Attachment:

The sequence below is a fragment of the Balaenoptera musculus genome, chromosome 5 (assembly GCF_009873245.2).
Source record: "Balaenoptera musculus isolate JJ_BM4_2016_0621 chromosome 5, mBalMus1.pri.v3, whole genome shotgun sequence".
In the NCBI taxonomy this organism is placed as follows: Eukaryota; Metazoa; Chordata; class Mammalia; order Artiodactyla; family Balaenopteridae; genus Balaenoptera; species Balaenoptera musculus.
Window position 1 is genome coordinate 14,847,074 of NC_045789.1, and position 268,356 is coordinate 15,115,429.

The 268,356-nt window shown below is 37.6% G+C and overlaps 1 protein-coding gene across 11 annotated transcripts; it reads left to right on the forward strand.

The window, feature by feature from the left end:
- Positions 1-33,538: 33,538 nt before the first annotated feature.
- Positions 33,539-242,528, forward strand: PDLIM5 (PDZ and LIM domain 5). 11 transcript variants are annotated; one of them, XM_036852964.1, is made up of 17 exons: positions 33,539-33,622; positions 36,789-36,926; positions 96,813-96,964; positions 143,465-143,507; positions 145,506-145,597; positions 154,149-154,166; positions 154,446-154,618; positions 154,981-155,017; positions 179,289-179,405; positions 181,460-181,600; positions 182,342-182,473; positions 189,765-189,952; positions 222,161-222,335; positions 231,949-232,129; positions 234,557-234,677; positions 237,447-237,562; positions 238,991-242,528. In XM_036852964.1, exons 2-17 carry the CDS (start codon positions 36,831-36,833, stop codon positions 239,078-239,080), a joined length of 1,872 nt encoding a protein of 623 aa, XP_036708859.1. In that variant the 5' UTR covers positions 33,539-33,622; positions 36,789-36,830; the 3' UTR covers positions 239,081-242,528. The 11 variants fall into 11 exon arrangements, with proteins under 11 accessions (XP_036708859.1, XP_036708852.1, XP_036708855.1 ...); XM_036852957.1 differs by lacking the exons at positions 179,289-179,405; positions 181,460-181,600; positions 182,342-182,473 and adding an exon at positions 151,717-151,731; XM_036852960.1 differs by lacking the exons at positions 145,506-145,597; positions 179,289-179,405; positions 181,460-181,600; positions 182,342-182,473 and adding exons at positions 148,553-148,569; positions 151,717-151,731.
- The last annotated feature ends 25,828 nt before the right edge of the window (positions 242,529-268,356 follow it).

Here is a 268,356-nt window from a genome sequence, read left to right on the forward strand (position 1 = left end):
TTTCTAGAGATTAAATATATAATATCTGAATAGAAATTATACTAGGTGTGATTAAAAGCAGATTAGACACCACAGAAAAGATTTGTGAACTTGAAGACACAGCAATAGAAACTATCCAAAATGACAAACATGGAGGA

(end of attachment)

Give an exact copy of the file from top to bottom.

The sequence below is a fragment of the Balaenoptera musculus genome, chromosome 5 (assembly GCF_009873245.2).
Source record: "Balaenoptera musculus isolate JJ_BM4_2016_0621 chromosome 5, mBalMus1.pri.v3, whole genome shotgun sequence".
In the NCBI taxonomy this organism is placed as follows: Eukaryota; Metazoa; Chordata; class Mammalia; order Artiodactyla; family Balaenopteridae; genus Balaenoptera; species Balaenoptera musculus.
Window position 1 is genome coordinate 14,847,074 of NC_045789.1, and position 268,356 is coordinate 15,115,429.

The 268,356-nt window shown below is 37.6% G+C and overlaps 1 protein-coding gene across 11 annotated transcripts; it reads left to right on the forward strand.

The window, feature by feature from the left end:
- Positions 1-33,538: 33,538 nt before the first annotated feature.
- Positions 33,539-242,528, forward strand: PDLIM5 (PDZ and LIM domain 5). 11 transcript variants are annotated; one of them, XM_036852964.1, is made up of 17 exons: positions 33,539-33,622; positions 36,789-36,926; positions 96,813-96,964; positions 143,465-143,507; positions 145,506-145,597; positions 154,149-154,166; positions 154,446-154,618; positions 154,981-155,017; positions 179,289-179,405; positions 181,460-181,600; positions 182,342-182,473; positions 189,765-189,952; positions 222,161-222,335; positions 231,949-232,129; positions 234,557-234,677; positions 237,447-237,562; positions 238,991-242,528. In XM_036852964.1, exons 2-17 carry the CDS (start codon positions 36,831-36,833, stop codon positions 239,078-239,080), a joined length of 1,872 nt encoding a protein of 623 aa, XP_036708859.1. In that variant the 5' UTR covers positions 33,539-33,622; positions 36,789-36,830; the 3' UTR covers positions 239,081-242,528. The 11 variants fall into 11 exon arrangements, with proteins under 11 accessions (XP_036708859.1, XP_036708852.1, XP_036708855.1 ...); XM_036852957.1 differs by lacking the exons at positions 179,289-179,405; positions 181,460-181,600; positions 182,342-182,473 and adding an exon at positions 151,717-151,731; XM_036852960.1 differs by lacking the exons at positions 145,506-145,597; positions 179,289-179,405; positions 181,460-181,600; positions 182,342-182,473 and adding exons at positions 148,553-148,569; positions 151,717-151,731.
- The last annotated feature ends 25,828 nt before the right edge of the window (positions 242,529-268,356 follow it).

Here is a 268,356-nt window from a genome sequence, read left to right on the forward strand (position 1 = left end):
TTTCTAGAGATTAAATATATAATATCTGAATAGAAATTATACTAGGTGTGATTAAAAGCAGATTAGACACCACAGAAAAGATTTGTGAACTTGAAGACACAGCAATAGAAACTATCCAAAATGACAAACATGGAGGA